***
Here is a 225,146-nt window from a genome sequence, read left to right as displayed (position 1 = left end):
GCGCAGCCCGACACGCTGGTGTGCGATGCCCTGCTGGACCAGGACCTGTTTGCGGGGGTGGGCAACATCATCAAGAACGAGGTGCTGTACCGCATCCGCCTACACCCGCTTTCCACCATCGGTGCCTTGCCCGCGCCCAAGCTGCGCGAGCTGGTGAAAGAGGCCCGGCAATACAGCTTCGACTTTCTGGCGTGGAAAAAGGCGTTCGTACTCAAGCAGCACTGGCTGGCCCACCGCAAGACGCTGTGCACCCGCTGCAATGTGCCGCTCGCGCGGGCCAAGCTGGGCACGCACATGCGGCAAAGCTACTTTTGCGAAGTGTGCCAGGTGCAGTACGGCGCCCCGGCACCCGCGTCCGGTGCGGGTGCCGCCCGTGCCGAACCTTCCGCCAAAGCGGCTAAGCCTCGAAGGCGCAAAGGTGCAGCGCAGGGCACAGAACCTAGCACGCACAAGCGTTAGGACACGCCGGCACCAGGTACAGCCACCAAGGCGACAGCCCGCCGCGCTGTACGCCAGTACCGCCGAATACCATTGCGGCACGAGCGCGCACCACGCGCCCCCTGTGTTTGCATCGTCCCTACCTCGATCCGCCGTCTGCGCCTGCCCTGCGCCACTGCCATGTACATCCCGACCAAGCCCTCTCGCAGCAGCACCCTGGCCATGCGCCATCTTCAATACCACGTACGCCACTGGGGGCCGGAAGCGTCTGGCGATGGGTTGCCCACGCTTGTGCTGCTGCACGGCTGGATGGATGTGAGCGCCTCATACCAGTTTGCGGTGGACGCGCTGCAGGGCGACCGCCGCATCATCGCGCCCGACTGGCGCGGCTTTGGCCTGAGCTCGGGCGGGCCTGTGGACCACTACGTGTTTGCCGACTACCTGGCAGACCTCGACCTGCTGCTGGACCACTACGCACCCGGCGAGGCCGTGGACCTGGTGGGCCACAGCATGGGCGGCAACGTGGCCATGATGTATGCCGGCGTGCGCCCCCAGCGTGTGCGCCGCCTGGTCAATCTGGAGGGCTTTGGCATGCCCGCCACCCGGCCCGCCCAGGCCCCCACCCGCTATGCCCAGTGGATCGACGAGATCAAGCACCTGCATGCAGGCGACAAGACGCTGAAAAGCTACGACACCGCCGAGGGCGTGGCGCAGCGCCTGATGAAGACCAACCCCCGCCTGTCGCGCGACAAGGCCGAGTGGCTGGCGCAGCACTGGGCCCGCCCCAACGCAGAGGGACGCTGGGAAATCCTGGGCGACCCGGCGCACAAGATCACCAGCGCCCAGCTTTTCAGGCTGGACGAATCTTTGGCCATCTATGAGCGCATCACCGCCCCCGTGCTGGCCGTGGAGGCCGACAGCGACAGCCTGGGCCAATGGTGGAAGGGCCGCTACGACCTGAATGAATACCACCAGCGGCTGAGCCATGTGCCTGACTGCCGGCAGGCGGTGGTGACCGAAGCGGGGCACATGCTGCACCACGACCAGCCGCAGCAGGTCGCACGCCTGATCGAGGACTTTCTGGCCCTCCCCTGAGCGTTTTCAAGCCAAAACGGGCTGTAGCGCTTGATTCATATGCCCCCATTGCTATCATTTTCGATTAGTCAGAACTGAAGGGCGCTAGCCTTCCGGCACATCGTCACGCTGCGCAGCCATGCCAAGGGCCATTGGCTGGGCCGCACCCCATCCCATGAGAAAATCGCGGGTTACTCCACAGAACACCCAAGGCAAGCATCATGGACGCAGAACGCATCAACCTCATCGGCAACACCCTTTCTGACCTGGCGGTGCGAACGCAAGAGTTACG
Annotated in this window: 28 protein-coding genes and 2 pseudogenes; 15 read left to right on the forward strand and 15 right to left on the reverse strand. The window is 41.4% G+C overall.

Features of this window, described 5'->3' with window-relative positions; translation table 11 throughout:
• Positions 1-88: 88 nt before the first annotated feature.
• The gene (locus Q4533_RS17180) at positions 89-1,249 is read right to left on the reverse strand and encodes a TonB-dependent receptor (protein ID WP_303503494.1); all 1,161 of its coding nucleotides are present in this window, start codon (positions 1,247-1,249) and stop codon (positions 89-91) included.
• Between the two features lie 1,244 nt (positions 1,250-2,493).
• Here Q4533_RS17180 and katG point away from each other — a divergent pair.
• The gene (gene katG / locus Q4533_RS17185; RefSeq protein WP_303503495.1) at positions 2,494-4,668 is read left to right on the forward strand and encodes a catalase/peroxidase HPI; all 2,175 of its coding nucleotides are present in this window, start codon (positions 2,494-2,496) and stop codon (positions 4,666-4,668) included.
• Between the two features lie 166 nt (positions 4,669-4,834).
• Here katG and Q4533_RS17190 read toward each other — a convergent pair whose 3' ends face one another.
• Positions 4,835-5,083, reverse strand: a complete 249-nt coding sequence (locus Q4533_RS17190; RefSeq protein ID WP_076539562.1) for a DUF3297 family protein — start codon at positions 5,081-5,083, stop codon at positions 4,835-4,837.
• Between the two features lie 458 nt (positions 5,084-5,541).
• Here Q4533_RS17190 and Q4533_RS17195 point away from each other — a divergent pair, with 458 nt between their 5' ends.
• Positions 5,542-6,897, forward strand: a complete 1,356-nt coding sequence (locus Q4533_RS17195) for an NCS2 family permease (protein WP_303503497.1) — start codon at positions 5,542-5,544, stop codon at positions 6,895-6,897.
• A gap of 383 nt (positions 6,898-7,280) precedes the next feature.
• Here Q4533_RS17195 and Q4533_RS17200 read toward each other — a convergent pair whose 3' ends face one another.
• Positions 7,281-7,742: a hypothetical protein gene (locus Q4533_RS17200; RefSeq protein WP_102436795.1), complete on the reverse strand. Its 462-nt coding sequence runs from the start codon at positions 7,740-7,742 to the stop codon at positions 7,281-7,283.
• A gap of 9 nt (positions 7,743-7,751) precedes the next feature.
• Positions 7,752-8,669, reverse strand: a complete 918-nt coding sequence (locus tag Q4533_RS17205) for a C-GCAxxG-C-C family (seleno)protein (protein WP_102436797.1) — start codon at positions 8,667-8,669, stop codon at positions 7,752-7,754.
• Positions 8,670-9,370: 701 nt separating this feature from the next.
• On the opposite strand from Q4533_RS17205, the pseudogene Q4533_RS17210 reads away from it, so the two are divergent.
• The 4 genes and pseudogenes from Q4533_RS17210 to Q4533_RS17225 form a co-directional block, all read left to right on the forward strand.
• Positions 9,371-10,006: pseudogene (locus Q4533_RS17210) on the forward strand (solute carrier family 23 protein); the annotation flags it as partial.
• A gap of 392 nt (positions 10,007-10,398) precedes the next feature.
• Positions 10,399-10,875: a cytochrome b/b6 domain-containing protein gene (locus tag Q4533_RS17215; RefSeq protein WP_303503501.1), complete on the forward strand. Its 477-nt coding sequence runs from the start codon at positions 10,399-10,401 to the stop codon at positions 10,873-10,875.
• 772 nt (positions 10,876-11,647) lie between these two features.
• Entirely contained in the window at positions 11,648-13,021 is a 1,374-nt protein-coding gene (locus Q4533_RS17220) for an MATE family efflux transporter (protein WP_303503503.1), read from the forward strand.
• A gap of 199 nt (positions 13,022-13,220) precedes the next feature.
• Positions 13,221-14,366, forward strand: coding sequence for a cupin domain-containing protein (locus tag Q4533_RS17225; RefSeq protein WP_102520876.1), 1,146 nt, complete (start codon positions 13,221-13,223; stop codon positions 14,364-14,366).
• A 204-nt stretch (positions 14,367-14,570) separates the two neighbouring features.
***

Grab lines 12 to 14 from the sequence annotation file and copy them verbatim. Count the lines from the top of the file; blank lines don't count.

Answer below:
• Positions 4,835-5,083, reverse strand: a complete 249-nt coding sequence (locus Q4533_RS17190; RefSeq protein ID WP_076539562.1) for a DUF3297 family protein — start codon at positions 5,081-5,083, stop codon at positions 4,835-4,837.
• Between the two features lie 458 nt (positions 5,084-5,541).
• Here Q4533_RS17190 and Q4533_RS17195 point away from each other — a divergent pair, with 458 nt between their 5' ends.